Letters to the editor


POSTED: Sunday, July 12, 2009

Turn over school to the homeless

The Department of Education has closed Wailupe Valley Elementary School. The board's Committee on Administrative Services recommended that the property be turned over to the city. This small school, with a little alteration, could supply simple housing for our homeless families, many of whom are working but cannot afford to rent apartments and so are living in their cars.

The school has bathrooms, a cafeteria and presumably a kitchen, which could be used communally. Tenants could share the cleanup and the maintenance of the grounds. Classrooms could be divided by cheap partitions. A bus stop is nearby, and there is parking for those with cars.

There certainly can't be any cheaper way to supply low-cost housing than to make use of a building that is readily available and in good repair.

Roxie Berlin


No plan in place to cut hours for tutors

Diane A. Kingsley (”;School leaders poised for cuts,”; Star-Bulletin letters, July 9) states that Superintendent Patricia Hamamoto and school officials have planned over the last seven years to reestablish 500-plus full-time educational assistants as part-time, hourly paraprofessional tutors. Her assertion is false. No plan exists.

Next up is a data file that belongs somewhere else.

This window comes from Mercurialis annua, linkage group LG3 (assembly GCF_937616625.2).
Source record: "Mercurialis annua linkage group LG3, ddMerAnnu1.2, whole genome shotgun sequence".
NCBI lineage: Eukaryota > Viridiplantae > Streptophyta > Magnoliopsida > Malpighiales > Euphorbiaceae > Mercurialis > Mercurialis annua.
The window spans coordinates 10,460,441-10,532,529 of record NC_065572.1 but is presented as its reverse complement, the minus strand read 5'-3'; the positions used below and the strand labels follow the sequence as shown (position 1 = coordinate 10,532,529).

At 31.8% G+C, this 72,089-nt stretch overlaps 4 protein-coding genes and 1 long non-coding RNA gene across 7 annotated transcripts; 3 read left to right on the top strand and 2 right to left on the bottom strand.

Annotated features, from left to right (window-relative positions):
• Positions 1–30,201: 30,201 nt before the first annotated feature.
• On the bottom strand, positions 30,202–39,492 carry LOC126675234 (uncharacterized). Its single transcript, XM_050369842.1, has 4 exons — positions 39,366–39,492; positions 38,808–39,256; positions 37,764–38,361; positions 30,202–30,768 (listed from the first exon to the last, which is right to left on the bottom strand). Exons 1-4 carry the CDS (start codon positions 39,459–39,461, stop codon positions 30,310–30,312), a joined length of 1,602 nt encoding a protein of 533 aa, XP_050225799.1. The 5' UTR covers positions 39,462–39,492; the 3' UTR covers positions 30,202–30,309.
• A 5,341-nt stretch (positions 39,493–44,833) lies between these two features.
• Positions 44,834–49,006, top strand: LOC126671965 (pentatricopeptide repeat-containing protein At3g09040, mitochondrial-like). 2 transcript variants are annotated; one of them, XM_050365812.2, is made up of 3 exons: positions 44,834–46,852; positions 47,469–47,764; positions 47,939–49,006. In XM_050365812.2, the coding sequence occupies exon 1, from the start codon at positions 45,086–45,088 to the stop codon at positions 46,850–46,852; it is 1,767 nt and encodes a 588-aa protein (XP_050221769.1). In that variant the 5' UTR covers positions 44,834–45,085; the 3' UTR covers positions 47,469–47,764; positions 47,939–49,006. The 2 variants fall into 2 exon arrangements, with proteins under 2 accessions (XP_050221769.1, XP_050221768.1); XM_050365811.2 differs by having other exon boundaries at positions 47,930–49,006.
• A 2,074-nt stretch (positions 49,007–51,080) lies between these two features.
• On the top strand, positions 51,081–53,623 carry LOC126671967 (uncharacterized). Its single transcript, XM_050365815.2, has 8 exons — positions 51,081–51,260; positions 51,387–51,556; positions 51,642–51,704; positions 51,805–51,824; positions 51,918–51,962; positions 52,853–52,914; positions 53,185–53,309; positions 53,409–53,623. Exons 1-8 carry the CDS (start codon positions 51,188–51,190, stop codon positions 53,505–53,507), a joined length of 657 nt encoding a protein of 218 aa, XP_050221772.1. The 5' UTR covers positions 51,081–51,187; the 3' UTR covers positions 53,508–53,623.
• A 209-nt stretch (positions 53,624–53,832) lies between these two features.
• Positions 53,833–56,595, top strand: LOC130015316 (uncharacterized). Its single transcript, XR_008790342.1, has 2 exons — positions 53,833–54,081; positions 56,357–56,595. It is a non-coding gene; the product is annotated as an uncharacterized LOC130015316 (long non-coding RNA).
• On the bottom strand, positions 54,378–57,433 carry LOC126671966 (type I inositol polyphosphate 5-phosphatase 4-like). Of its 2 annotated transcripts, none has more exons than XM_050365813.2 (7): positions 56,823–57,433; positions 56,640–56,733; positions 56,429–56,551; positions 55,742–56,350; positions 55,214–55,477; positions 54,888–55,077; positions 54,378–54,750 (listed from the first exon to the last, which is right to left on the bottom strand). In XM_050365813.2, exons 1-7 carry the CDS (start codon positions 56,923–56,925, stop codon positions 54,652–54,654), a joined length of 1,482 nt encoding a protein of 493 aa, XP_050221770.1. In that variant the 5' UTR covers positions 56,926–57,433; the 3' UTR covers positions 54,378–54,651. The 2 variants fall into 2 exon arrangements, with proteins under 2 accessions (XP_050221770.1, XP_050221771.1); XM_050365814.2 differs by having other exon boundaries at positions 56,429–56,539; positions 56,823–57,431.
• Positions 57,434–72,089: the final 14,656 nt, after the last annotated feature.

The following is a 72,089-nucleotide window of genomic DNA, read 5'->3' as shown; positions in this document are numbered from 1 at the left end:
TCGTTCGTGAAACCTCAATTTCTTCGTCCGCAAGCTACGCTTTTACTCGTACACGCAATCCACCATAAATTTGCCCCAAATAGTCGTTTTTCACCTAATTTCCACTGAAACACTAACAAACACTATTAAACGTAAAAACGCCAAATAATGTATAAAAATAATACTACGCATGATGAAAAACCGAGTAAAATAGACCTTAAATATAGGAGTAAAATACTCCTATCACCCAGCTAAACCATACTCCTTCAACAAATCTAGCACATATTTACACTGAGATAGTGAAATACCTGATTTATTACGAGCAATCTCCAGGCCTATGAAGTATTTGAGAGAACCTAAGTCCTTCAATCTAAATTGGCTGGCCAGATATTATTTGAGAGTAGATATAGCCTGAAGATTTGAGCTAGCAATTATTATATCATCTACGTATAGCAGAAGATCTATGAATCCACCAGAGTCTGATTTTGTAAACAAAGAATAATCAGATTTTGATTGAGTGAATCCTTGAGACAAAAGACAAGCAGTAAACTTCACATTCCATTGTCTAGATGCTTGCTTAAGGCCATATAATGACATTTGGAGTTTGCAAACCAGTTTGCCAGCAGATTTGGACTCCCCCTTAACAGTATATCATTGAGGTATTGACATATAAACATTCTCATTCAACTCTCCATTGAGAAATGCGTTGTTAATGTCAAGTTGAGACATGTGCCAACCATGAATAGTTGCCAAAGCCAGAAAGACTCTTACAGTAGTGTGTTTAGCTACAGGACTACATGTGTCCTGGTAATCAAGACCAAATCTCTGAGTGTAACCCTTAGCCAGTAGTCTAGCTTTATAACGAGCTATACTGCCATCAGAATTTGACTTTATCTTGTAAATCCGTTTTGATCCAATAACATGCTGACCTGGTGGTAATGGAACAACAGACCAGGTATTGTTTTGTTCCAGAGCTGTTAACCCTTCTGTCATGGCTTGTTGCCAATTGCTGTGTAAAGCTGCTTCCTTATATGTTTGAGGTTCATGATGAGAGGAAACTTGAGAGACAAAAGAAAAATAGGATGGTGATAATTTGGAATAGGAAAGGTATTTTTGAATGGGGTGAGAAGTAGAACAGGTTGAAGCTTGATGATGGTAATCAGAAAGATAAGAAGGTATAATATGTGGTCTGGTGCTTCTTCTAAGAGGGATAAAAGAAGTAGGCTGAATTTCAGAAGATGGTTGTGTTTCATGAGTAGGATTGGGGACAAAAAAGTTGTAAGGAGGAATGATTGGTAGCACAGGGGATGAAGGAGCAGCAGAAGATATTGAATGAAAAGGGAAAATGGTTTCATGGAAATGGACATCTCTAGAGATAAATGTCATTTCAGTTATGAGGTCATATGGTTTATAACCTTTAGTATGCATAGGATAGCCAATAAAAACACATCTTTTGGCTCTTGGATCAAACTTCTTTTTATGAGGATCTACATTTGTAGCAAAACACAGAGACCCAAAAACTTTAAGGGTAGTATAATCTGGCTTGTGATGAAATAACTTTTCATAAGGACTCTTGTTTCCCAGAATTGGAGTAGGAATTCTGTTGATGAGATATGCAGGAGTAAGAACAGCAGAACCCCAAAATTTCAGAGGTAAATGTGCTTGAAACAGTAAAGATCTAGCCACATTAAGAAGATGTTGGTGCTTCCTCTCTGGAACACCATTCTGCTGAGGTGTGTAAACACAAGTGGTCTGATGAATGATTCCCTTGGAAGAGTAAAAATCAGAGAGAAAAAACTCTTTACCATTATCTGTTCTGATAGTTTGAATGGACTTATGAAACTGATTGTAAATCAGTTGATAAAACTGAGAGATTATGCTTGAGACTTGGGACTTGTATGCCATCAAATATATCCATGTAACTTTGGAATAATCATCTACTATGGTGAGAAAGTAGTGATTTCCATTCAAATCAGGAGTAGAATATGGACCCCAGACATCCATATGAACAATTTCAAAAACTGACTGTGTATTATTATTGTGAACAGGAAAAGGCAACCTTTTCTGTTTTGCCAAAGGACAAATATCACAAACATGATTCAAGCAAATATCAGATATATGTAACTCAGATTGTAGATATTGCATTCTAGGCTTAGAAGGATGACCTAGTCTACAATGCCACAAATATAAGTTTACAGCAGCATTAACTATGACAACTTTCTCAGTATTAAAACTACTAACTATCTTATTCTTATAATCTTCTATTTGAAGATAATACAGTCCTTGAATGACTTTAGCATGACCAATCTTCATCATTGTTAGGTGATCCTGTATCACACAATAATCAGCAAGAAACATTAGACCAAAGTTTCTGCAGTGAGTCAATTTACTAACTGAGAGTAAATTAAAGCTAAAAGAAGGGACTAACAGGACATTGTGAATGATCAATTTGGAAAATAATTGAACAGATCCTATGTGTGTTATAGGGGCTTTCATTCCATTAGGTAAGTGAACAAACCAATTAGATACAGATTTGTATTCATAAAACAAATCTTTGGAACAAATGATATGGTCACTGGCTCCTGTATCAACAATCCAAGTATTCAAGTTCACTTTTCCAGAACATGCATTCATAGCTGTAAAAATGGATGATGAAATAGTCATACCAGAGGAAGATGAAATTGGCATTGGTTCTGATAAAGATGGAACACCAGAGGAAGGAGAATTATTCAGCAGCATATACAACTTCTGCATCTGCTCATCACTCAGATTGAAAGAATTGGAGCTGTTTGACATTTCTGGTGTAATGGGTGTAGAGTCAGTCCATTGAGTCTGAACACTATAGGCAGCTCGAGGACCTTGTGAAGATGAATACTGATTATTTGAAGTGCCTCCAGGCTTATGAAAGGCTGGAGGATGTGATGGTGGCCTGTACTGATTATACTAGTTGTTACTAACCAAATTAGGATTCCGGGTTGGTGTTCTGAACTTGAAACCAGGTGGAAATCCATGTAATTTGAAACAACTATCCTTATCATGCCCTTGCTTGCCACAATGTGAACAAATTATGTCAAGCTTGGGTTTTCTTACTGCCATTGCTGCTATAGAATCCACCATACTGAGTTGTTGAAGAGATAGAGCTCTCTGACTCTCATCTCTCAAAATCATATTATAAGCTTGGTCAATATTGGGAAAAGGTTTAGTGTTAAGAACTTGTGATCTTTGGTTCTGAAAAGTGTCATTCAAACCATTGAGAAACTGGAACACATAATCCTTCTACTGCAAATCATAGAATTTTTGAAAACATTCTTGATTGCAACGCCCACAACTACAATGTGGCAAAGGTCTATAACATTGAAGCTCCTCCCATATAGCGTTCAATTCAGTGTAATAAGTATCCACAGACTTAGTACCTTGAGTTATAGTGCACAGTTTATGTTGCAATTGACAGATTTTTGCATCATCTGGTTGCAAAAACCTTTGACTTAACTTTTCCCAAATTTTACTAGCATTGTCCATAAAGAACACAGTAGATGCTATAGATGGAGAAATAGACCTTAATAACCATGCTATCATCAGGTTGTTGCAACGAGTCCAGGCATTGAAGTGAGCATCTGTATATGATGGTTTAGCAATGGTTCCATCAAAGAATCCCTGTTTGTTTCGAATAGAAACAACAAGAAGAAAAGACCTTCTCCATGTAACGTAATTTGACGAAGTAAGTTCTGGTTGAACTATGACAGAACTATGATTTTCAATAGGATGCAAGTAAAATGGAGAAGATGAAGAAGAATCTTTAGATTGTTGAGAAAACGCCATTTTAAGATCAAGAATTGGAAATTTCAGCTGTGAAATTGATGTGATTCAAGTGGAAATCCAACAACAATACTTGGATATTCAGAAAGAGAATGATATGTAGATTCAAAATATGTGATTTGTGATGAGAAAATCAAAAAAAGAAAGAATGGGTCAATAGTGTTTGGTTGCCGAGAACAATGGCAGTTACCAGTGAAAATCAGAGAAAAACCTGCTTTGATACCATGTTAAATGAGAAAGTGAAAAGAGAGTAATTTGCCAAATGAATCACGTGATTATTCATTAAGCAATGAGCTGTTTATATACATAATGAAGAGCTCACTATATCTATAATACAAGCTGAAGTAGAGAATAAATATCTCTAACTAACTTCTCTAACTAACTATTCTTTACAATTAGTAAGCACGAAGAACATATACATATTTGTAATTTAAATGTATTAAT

Educational assistants and paraprofessional tutors augment student learning and are valued employees in the state Department of Education.

Bruce Shimomoto

Personnel management branch director, state Department of Education

Rail system plan touts benefits

I would like to correct the misinformation about rail in Lawson Teshima's letter to the editor (”;Pricey rail will take toll on taxpayers,”; Star-Bulletin, July 7).

One of the fundamental reasons for doing the proposed rail system is because it is cheaper to operate and maintain than a bus-only system that provides an equal level of service.

The Honolulu Rail Transit Project is affordable with our funding sources. No additional tax increases will be necessary.

The Federal Transit Administration has vetted and agreed with the financial plan in the Draft Environmental Impact Statement, which clearly spells out that the funds will come from the general excise tax surcharge and expected federal funding.

A great benefit of the rail system will be its ability to reduce traffic congestion between West Oahu and town by taking thousands of cars and trucks off the road each day.

The rail transit system will be environmentally sound by running on clean energy, encouraging people to get out of their cars and reducing the amount of emissions released into the air.

Wayne Y. Yoshioka

Director, city Department of Transportation Services




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